Normally, Five Winning Funds shies away from including a fund with a relatively new manager. But in the case of the $1.39 billion Ariel Appreciation fund, an exception is justified.
John Rogers Jr. took the reins of this fund in September 2002 from Eric McKissack, who managed to notch impressive returns while at the helm. Rodgers is the founder of value-oriented Ariel Capital Management and the long-time skipper of the firm's eponymous stellar small-value fund, which should placate smart investors who seek an experienced hand at the wheel.
Ariel Appreciation, which hunts for mid-cap stocks trading at a steep discount to the market, has notched three-, five- and 10-year returns in the top fifth of all mid-cap blend funds. While past results are no guarantee of future success, especially when a new manager comes aboard, Rogers certainly inspires a great deal of confidence.
The no-load fund's buy-and-hold approach has offered slow but steady returns -- the firm's trademark is a tortoise, after all. Turnover is a mere 13% and its expense ratio is 1.26%.
5. (FAIRX) - Get Report Fairholme Fund
The relatively new $51 million Fairholme is a quirky fund that is not for everyone. But its eye-popping returns make it one worth watching.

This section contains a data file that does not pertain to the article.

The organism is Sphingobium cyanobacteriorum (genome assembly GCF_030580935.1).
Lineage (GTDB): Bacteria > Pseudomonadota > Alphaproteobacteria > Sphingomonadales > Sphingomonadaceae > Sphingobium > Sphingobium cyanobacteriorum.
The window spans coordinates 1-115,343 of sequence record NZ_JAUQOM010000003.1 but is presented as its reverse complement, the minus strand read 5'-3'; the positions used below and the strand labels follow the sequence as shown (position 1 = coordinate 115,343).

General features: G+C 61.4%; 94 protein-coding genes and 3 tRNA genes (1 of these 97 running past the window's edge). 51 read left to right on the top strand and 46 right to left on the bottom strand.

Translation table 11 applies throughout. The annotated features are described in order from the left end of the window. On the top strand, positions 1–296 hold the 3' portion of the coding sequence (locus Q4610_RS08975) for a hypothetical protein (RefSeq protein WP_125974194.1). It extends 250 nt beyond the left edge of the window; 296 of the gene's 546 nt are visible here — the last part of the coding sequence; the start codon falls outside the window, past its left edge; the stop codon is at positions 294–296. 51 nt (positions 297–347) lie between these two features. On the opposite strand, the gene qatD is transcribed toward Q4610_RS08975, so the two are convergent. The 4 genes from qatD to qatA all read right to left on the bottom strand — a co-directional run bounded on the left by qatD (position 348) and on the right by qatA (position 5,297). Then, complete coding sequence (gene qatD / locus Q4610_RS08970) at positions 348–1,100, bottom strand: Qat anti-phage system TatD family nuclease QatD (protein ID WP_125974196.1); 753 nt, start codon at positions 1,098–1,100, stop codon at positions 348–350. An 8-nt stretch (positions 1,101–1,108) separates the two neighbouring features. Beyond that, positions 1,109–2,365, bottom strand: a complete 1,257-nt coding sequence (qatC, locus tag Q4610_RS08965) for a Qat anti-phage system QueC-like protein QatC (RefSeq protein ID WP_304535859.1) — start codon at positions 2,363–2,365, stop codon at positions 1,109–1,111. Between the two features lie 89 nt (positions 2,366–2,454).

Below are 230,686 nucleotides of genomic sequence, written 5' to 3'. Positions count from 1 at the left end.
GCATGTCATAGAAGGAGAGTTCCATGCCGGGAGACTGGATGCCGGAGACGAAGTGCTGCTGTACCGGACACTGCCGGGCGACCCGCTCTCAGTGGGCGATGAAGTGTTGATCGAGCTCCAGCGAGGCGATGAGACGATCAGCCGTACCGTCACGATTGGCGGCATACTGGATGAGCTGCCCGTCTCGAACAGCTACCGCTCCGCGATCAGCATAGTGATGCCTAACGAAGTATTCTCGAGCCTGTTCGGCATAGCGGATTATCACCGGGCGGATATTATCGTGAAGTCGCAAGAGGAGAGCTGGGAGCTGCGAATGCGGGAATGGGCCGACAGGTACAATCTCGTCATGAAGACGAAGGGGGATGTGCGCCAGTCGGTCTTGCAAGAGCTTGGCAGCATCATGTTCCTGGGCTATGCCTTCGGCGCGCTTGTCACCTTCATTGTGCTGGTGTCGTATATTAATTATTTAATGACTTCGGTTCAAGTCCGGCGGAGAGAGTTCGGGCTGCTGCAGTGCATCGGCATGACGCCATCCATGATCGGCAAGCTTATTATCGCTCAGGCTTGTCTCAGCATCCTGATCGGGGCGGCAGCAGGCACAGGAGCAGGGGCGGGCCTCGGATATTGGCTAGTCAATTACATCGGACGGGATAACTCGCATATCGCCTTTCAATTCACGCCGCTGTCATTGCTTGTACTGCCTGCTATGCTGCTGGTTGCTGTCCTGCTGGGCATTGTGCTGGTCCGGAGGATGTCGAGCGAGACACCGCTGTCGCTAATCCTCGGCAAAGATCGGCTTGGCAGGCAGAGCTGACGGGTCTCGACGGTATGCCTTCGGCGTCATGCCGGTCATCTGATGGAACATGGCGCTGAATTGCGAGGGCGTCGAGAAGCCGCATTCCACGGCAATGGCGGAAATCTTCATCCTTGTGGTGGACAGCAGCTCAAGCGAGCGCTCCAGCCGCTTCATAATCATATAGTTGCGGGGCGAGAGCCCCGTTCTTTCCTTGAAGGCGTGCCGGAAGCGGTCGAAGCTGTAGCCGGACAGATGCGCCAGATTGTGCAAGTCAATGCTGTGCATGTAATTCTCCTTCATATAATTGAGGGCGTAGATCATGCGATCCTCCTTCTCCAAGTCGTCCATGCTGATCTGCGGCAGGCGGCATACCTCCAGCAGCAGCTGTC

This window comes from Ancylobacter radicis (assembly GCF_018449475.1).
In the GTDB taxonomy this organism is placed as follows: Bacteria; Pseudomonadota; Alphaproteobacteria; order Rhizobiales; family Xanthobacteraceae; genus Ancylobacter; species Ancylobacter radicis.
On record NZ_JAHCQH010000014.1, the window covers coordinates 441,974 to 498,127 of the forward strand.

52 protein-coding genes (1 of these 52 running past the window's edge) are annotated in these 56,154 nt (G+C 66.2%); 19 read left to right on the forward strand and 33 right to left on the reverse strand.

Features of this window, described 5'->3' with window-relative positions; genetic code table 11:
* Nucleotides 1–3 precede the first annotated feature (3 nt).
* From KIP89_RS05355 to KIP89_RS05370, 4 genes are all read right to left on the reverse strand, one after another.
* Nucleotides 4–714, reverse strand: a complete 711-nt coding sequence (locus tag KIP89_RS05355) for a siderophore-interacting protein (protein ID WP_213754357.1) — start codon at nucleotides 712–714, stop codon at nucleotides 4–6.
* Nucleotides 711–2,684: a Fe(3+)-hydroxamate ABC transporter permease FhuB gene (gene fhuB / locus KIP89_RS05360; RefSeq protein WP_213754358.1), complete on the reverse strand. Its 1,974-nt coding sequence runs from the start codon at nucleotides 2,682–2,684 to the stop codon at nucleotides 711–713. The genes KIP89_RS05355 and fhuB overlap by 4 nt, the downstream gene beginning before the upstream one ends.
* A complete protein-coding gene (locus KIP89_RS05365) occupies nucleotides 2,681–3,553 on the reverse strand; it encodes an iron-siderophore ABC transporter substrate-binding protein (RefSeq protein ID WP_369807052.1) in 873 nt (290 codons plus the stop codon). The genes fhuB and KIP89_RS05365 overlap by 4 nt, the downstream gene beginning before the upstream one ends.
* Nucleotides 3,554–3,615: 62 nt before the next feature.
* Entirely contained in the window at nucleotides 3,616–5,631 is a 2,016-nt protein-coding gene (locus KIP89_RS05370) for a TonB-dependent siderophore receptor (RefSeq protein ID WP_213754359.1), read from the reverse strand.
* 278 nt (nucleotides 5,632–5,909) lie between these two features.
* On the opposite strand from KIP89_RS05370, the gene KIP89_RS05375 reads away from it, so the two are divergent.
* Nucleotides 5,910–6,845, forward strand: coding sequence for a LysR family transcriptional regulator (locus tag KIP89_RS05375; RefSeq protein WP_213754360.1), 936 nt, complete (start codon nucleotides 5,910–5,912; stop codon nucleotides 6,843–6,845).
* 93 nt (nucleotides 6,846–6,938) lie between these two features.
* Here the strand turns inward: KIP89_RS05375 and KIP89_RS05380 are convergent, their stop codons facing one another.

Co-managers Bruce Berkowitz and Larry Pitkowsky do more than emulate Warren Buffett -- they put nearly 25% of the fund's assets in the Sage of Omaha's
stock. That massive stake has helped the fund lose a mere 1.6% in 2002 and return 12.08% a year during the past three years -- good for a No. 1 ranking, according to Morningstar.
The fund also adheres to a Buffett-like investment philosophy, which has recently led it to
. The expense ratio is a trim 1%.
What's the catch? Well, its newness, first off. The fund has only been around since Dec. 31, 1999 -- giving investors a limited window to analyze performance. Also, the huge exposure to one company -- even one of the best-performing companies of the past 35 years -- leaves it closely tethered to one company's fate. But if the investor understands the limitations of the fund, it might make an appealing side bet for those who can't afford to buy Berkshire shares -- its just not a core mid-cap holding.
For the investors who want to get broad, inexpensive exposure to the entire mid-cap universe, there is no shortage of index mutual funds.
Vanguard Mid-Cap index, or VIMSX, which recently switched its benchmark index to MSCI U.S. Mid-Cap 450 index from the S&P 400 Mid-Cap index. Vanguard's offering sports a 0.26% expense ratio and has topped 69% of its peers during the past three years.
Other solid mid-cap index funds offerings include the
Dreyfus Mid-Cap Index fund and the
Federated Mid-Cap Index fund.